On being a fairytale maker

I am often asked about the title I use to describe myself. A childhood watching Blue Peter on TV and using sticky backed plastic has led me to a passion for creativity. I have always been inspired by fairytales but my love of all storytelling pervades my work.

I spent four years at college studying City and Guilds Embroidery and when we graduated most people called themselves “Textile Artists”.  I have to say I struggled with this description. I didn’t feel it really described the work I do.  Narrative has always played a large part in my work and I wanted to convey this.  In my very early work traditional Fairytales were a huge inspiration and I still find this title motivational.  Whenever I am at a craft fair I display my Fairytale Maker logo and am always surprised how positively people react to it. It is a great ice-breaker!

However, I worried that my recent collages, although they tell a story, perhaps they don’t fit with my ‘brand’ (a word I hate).

I have recently come across Lisa Jacobs and her website Market Your Creativity.  I really love how down to earth she is and the advice she gives is very good. However, she recently gave me some real food for thought during an email. She said I need to ask “what do my customers want to take home?”   This brought me up sharp and got me thinking. I am making things that inspire ME but is that enough? I think anything I make has to inspire me. I could never imagine churning out hundreds of items that I didn’t love – just to make a quick buck. That wouldn’t work for me at all.  What I make has to feed my own artistic soul first. But it would be grand to be making things that people wanted to take home too.  Any thoughts people? xx

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8 thoughts on “On being a fairytale maker

  1. I think Corinne that there is a difference between becoming an artist and becoming a business woman. If you are in it to create a successful business then the email that you received is really relevant . If you create because you have to express your inspiration and what you truly love then it is less important. Work produced to supply a market and simply to make a profit may be necessary but not authentically you. We all need to make a living but I think we have to find a compromise where we are pouring our joy into to our work and appealing to people at the same time.

    I often find at Craft Fairs that I am standing behind a stall displaying work that doesn’t feel true to what I am capable of doing because I need to earn some money. It makes me feel that I am letting myself down. I have decided to take the risk and do more of what I love because if I have poured so much energy into it then there will be people out there who will love it too. It will mean concentrating upon work produced for galleries but I think that it will allow me to raise my game.

    What do you think?

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    1. I totally understand. I regularly swing from concentrating on craft fairs and then on galleries. The answer is probably doing a mixture of both – but the target market is slightly different. I did come to the same conclusion as you – in that I can’t just make something because there may be money to be made from it. Anything I make has to come from the heart but it would be nice if that didn’t exclude making money too!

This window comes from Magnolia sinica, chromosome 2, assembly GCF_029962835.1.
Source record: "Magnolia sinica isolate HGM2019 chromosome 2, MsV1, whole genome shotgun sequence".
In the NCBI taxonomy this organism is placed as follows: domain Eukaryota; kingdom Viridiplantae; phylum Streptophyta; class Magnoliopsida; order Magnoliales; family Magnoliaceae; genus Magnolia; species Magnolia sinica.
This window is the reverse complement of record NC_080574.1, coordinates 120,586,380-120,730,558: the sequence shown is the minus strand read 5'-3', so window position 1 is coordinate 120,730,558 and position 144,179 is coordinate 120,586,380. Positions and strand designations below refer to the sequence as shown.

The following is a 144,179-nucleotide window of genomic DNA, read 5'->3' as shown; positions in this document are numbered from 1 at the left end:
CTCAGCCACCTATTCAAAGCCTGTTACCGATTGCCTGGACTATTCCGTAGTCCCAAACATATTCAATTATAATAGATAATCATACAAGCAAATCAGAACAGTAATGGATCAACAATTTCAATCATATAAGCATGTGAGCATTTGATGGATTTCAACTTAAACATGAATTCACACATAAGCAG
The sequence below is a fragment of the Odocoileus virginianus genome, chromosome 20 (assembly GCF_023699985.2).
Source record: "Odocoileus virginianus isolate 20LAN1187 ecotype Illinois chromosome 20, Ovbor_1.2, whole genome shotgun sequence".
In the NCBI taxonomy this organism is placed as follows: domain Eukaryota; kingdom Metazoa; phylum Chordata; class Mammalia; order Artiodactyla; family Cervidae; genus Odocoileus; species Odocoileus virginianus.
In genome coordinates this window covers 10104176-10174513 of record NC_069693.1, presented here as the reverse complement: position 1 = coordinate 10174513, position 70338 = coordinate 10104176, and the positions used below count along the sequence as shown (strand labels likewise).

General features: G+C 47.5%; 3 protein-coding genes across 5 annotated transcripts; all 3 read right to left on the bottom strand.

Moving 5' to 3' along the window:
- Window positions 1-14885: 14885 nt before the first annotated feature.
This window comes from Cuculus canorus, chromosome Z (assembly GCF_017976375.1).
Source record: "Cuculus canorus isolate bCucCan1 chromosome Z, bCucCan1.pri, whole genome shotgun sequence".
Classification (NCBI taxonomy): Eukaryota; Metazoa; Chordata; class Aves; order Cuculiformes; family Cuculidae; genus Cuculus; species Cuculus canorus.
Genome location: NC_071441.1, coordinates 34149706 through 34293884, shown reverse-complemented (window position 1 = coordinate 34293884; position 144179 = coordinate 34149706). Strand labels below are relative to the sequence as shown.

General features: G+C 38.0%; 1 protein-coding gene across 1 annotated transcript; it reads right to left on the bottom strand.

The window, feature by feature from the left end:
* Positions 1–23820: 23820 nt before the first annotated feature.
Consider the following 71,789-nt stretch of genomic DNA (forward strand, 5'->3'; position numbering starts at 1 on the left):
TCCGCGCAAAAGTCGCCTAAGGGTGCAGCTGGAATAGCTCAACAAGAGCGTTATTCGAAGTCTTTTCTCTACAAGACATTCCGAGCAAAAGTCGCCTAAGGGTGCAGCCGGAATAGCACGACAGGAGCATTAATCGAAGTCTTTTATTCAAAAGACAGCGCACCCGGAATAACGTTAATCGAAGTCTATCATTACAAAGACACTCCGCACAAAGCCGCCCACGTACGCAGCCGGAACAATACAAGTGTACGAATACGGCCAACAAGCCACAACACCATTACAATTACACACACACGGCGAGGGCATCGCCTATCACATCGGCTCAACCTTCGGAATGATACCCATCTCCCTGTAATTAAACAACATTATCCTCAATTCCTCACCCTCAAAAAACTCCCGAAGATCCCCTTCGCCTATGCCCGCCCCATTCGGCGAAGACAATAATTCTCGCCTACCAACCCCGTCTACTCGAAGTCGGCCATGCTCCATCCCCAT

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  2. The problem is, do you sell your soul and churn out table fillers which in itself is soul destroying or do you stay true to your inspiration and what drives you? If you dont have a personal love for the items you are making then what is the point? I think that a small amount of items that produce a steady income is good but personally, i feel you should stay true to what drives you, if you like it then others will too. There is no such thing as a generic all purpose people pleaser, Every creative artist has their own following, vive la difference i say, do what you love and lets face it, whats not to love about what you create?
    Your items have a wide appeal in my opinion and dont warrant any concern as to whether they are what people want, of course they are!

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    1. I totally agree Ally. I don’t see the point of spending lots of time on something that doesn’t inspire me. But it did give me food for thought and I don’t think it’s a bad thing to re-evaluate what you’re doing from time to time. Thanks for the comment and kind words x

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  3. I totally agree with Ally, you do make the things people want to bring home! I always feel if I like something then the odds are so will other people, keep true to your gift, because that is what you have, a gift! Everyone love the pieces we have in our walls by you, they are quirky and totally unique, they fit our beautiful house which is filled with thing that make us smile everyday. Do not have “art” in your home because it’s trendy or by a famous label, have things that make you smile and enriches your soul!

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